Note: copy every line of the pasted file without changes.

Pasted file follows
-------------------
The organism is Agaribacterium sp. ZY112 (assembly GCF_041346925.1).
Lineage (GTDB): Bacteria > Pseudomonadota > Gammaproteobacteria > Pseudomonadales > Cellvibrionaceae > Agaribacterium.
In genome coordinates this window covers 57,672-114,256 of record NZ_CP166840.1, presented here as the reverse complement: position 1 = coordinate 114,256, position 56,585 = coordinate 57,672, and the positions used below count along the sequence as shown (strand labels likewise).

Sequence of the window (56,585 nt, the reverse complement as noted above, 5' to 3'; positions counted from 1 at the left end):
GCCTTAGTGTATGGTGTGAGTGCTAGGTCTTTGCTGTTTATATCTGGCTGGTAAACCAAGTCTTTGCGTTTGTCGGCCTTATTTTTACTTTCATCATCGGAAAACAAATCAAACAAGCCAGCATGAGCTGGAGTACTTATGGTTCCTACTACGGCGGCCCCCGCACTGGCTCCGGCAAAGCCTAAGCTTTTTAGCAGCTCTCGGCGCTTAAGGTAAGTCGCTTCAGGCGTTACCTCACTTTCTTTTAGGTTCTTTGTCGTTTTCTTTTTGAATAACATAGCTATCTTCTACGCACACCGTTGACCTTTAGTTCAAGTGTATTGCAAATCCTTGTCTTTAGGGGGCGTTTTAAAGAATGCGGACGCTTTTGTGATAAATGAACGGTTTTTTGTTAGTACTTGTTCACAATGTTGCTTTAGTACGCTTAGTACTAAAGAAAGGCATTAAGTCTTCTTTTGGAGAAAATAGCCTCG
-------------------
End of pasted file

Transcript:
The organism is Agaribacterium sp. ZY112 (assembly GCF_041346925.1).
Lineage (GTDB): Bacteria > Pseudomonadota > Gammaproteobacteria > Pseudomonadales > Cellvibrionaceae > Agaribacterium.
In genome coordinates this window covers 57,672-114,256 of record NZ_CP166840.1, presented here as the reverse complement: position 1 = coordinate 114,256, position 56,585 = coordinate 57,672, and the positions used below count along the sequence as shown (strand labels likewise).

Sequence of the window (56,585 nt, the reverse complement as noted above, 5' to 3'; positions counted from 1 at the left end):
GCCTTAGTGTATGGTGTGAGTGCTAGGTCTTTGCTGTTTATATCTGGCTGGTAAACCAAGTCTTTGCGTTTGTCGGCCTTATTTTTACTTTCATCATCGGAAAACAAATCAAACAAGCCAGCATGAGCTGGAGTACTTATGGTTCCTACTACGGCGGCCCCCGCACTGGCTCCGGCAAAGCCTAAGCTTTTTAGCAGCTCTCGGCGCTTAAGGTAAGTCGCTTCAGGCGTTACCTCACTTTCTTTTAGGTTCTTTGTCGTTTTCTTTTTGAATAACATAGCTATCTTCTACGCACACCGTTGACCTTTAGTTCAAGTGTATTGCAAATCCTTGTCTTTAGGGGGCGTTTTAAAGAATGCGGACGCTTTTGTGATAAATGAACGGTTTTTTGTTAGTACTTGTTCACAATGTTGCTTTAGTACGCTTAGTACTAAAGAAAGGCATTAAGTCTTCTTTTGGAGAAAATAGCCTCG